Many patients with vision problems heartily embrace the idea of enjoying vision correction without having to wear eyeglasses or contact lenses. Not all of these patients, however, are good candidates for PRK or Lasik surgery, the two standard surgeries used to alter the way the cornea of the eye refracts light. If that describes you, don't fret -- because here at Ravine Eye Center and Eyegroup, we offer an advanced corneal reshaping technique known as orthokeratology, or Ortho-K. This non-surgical technique can produce changes to the way your cornea refracts light.
To understand the benefits of Ortho-K, let us first consider how the cornea works. The cornea is a transparent, spherical bulge that sits over the lens of your eye. In addition to protecting the inner parts of the eye, the cornea also performs some lens-like tasks of its own. The shape of cornea causes incoming light rays to be refracted, or bent, in such a way that the lens can focus them into a clear, sharp image before they pass on to the retina and optic nerve. Ultimately, the optic nerve transmits the image to your brain.
Deformations in the shape of the cornea cause refraction to go wrong in various ways, producing the fuzzy images characteristic of nearsightedness, farsightedness, and astigmatism. Glasses and contact lens are curved to "pre-refract" incoming light to compensate for your personal degree of corneal deformation. Laser surgery actually corrects the shape of cornea itself, eliminating most of all of the visual errors that might otherwise call for corrective lenses.
Corneal Reshaping While You Sleep
While you might leap at the thought of permanently correcting vision problems, laser surgery isn't always the best eye care option. For instance, if you suffer from thin corneas, untreated cataracts, diabetes, certain autoimmune diseases, or a corneal disease called keratoconus, you should avoid laser eye surgery.
Some of our patients simply don't like the idea of any kind of surgery, or they want a reversible procedure. Orthokeratology may be an ideal choice for these individuals.Our doctors will map the shape of your corneas precisely and then fabricate special contact lenses. Unlike standard contacts, you'll wear these lenses at night. The lenses perform a subtle corneal reshaping as you sleep, meaning that you can take them out the next morning and enjoy perfect or near-perfect vision.
Ortho-K can help you see clearly for one or two days at a time, or possibly even longer. By wearing them regularly at night, you can maintain your clarity of vision for as long as you decide to continue using them. If you decide to use another form of vision correction, simply stop wearing the Ortho-K lenses and your corneas will assume their previous shape once again. Talk to our knowledgeable staff to see whether Ortho-K makes sense for you.
Controlling Myopia (nearsightedness) Progression with Corneal Shaping Therapy
Otherwise known as nearsightedness or shortsightedness, myopia is a condition in which your near vision is clear but distant objects appear blurred. This is due to the eyeball elongating as we grow. The longer distance causes light entering the eye to focus in front of the retina,(the screen of the eye) rather than directly on it.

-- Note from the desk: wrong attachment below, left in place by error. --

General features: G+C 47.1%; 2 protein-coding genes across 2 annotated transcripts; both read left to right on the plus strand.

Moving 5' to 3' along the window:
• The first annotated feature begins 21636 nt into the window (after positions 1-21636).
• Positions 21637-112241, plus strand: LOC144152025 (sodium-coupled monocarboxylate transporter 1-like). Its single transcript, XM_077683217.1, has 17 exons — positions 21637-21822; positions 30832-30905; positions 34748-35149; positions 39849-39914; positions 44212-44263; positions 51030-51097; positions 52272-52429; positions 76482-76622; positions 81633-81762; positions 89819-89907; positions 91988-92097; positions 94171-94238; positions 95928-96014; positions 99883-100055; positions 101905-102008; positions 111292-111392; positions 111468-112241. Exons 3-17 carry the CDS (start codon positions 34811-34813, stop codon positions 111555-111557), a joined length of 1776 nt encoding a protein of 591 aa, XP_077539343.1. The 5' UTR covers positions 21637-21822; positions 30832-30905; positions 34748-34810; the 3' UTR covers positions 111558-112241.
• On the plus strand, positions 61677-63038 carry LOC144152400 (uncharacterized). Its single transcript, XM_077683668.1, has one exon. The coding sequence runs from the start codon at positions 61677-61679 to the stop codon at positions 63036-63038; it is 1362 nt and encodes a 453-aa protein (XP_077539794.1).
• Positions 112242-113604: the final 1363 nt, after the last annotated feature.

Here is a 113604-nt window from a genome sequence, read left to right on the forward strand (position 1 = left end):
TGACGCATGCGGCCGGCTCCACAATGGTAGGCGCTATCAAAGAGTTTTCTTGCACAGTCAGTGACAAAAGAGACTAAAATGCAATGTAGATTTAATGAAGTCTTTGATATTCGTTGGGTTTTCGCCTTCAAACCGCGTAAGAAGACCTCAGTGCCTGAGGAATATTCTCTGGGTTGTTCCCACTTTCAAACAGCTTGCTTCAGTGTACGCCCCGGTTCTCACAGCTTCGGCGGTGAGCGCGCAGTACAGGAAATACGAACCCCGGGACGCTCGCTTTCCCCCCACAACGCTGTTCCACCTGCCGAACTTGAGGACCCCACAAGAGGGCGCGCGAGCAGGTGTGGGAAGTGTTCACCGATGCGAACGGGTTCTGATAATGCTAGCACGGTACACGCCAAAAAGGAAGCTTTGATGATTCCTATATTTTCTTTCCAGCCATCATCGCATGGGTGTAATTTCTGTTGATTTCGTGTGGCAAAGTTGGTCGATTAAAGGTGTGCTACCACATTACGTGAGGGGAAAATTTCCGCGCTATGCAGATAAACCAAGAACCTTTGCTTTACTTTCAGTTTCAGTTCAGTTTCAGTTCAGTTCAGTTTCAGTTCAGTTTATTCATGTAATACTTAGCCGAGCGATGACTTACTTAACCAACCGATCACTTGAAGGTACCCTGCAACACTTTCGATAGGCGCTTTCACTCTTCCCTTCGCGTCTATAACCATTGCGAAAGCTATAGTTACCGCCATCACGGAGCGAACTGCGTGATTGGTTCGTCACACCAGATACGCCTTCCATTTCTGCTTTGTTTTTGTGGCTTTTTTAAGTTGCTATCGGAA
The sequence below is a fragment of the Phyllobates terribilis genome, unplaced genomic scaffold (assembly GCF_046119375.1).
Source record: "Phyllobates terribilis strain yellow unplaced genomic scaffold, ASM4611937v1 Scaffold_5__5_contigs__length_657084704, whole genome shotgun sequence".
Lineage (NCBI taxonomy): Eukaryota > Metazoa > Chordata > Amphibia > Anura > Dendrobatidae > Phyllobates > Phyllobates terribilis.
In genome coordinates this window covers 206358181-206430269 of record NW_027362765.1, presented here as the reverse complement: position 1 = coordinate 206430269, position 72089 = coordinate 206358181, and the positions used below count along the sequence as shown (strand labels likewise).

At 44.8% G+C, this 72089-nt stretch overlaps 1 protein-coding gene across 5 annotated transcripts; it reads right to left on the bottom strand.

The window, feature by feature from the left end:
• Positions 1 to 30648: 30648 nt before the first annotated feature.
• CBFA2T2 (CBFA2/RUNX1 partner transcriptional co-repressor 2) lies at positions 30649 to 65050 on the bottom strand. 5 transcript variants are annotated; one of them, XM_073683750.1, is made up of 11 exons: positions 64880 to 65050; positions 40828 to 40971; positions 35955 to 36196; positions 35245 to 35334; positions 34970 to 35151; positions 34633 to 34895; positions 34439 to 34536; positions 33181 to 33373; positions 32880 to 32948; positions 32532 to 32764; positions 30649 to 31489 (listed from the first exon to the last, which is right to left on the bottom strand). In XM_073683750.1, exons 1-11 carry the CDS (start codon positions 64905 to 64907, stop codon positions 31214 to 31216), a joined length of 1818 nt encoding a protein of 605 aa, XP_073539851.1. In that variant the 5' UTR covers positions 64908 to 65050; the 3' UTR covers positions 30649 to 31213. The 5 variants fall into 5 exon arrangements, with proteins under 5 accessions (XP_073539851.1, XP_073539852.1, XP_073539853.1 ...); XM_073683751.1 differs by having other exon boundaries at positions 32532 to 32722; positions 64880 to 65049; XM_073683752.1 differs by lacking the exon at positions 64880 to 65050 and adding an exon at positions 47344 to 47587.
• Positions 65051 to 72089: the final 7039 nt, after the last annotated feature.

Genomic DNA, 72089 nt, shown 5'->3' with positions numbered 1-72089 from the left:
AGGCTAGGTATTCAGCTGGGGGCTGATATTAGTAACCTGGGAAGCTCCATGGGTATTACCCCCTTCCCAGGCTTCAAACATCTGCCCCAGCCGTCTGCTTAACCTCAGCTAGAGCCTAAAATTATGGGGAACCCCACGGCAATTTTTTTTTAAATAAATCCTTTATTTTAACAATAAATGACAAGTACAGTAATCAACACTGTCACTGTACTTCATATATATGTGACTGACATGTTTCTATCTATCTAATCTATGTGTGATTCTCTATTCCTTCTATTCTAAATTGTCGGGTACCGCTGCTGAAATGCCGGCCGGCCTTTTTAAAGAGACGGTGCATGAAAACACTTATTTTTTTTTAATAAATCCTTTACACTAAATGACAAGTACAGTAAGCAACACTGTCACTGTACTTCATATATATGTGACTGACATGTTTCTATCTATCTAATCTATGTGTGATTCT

Corneal shaping retainers gently reshape the cornea (the front of the eye) as the patient sleeps. The retainers re-align the light allowing patients to see clearly all day without any contacts or glasses. Although the use of Corneal shaping lenses is not yet FDA approved for myopia progression control, many studies suggest that these specialized lenses may reduce the progression of myopia(nearsightedness) for many children.
Research Studies of Corneal Shaping Therapy Lenses and Controlling Myopia Progression
Myopia treatment progression studies involving Corneal Shaping Therapy (Ortho-K)
REIM Study (2003). Tom Reim OD,FOAA and colleagues initially published the potential of Ortho-K myopia control in 2003. This study reported that corneal reshaping patients experienced about a sixty percent reduction in the progression of myopia.
LORIC Study (2005). The Longitudinal Orthokeratology Research in Children(LORIC) the Hong Kong pilot study found a much slower rate of childhood myopia progression and eye length elongation (47%) among young progressive myopes who underwent Ortho-K corneal shaping compared to those who wore eyeglasses.
CRAYON Study (2007). The Corneal Reshaping and Yearly Observation of nearsightedness(CRAYON) study, conducted by Jeff Walline OD,FAAO at Ohio State University, confirmed previous studies that Ortho-K corneal reshaping contact lenses lower rates of myopia progression and eye elongation (57%) (Walline, 2008).
SMART Study in progress. Both the LORIC and CRAYON studies were small in scale. The Stabilization of Myopia by Accelerated Reshaping Technique (SMART) study began in 2009 as large scale five year study. Interim results have continued to demonstrate the benefits of wearing Ortho-k corneal shaping to control the progression of myopia in children and teenagers.
CRIMP Study (2010) . Corneal reshaping inhibits myopia progression(CRIMP) is an Australian ten year retrospective study demonstrated control of myopia progression over a ten year time frame. Again the majority of Ortho-k corneal reshaping contact lens control group patients had a significant reduction in their myopic progression versus the group of patient not using Ortho-k corneal reshaping therapy.
Multifocal contact lens myopia control.
Previous studies on soft multifocal contact lens myopia control published in the peer-reviewed literature reported findings of noncommercial contact lenses worn for 1 year or less. This study sought to determine the progression of myopia and axial elongation of children fitted with commercially available distance center soft multifocal contact lenses for 2 years.